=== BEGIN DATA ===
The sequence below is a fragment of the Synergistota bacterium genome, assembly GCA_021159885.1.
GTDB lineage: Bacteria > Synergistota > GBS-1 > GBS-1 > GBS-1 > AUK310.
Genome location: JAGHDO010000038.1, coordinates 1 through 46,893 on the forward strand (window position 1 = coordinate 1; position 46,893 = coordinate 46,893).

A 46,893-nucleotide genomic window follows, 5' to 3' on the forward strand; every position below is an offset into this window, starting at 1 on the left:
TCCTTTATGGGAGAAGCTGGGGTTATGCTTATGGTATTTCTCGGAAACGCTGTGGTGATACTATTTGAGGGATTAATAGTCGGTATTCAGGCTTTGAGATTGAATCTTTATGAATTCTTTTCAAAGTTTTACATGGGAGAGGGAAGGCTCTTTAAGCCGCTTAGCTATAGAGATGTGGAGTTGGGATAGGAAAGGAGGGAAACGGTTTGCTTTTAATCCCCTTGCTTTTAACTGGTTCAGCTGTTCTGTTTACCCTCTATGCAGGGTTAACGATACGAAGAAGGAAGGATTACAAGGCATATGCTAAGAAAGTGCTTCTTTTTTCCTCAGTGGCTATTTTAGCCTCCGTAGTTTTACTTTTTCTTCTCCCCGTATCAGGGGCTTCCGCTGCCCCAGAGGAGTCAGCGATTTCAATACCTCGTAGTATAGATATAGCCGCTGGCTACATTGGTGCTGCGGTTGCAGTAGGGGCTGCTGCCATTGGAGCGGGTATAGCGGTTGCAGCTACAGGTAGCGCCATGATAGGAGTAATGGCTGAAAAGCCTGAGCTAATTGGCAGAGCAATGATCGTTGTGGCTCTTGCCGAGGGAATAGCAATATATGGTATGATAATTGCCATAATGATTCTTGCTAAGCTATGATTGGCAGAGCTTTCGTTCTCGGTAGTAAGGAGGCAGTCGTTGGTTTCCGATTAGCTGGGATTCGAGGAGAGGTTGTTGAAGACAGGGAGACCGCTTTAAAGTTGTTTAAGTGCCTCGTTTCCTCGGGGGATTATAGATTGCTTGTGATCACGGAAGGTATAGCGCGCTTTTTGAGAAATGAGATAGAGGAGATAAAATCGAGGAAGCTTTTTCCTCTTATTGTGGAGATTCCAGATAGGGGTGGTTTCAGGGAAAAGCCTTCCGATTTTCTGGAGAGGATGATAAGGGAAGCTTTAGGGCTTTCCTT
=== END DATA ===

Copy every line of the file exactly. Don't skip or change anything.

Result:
The sequence below is a fragment of the Synergistota bacterium genome, assembly GCA_021159885.1.
GTDB lineage: Bacteria > Synergistota > GBS-1 > GBS-1 > GBS-1 > AUK310.
Genome location: JAGHDO010000038.1, coordinates 1 through 46,893 on the forward strand (window position 1 = coordinate 1; position 46,893 = coordinate 46,893).

A 46,893-nucleotide genomic window follows, 5' to 3' on the forward strand; every position below is an offset into this window, starting at 1 on the left:
TCCTTTATGGGAGAAGCTGGGGTTATGCTTATGGTATTTCTCGGAAACGCTGTGGTGATACTATTTGAGGGATTAATAGTCGGTATTCAGGCTTTGAGATTGAATCTTTATGAATTCTTTTCAAAGTTTTACATGGGAGAGGGAAGGCTCTTTAAGCCGCTTAGCTATAGAGATGTGGAGTTGGGATAGGAAAGGAGGGAAACGGTTTGCTTTTAATCCCCTTGCTTTTAACTGGTTCAGCTGTTCTGTTTACCCTCTATGCAGGGTTAACGATACGAAGAAGGAAGGATTACAAGGCATATGCTAAGAAAGTGCTTCTTTTTTCCTCAGTGGCTATTTTAGCCTCCGTAGTTTTACTTTTTCTTCTCCCCGTATCAGGGGCTTCCGCTGCCCCAGAGGAGTCAGCGATTTCAATACCTCGTAGTATAGATATAGCCGCTGGCTACATTGGTGCTGCGGTTGCAGTAGGGGCTGCTGCCATTGGAGCGGGTATAGCGGTTGCAGCTACAGGTAGCGCCATGATAGGAGTAATGGCTGAAAAGCCTGAGCTAATTGGCAGAGCAATGATCGTTGTGGCTCTTGCCGAGGGAATAGCAATATATGGTATGATAATTGCCATAATGATTCTTGCTAAGCTATGATTGGCAGAGCTTTCGTTCTCGGTAGTAAGGAGGCAGTCGTTGGTTTCCGATTAGCTGGGATTCGAGGAGAGGTTGTTGAAGACAGGGAGACCGCTTTAAAGTTGTTTAAGTGCCTCGTTTCCTCGGGGGATTATAGATTGCTTGTGATCACGGAAGGTATAGCGCGCTTTTTGAGAAATGAGATAGAGGAGATAAAATCGAGGAAGCTTTTTCCTCTTATTGTGGAGATTCCAGATAGGGGTGGTTTCAGGGAAAAGCCTTCCGATTTTCTGGAGAGGATGATAAGGGAAGCTTTAGGGCTTTCCTT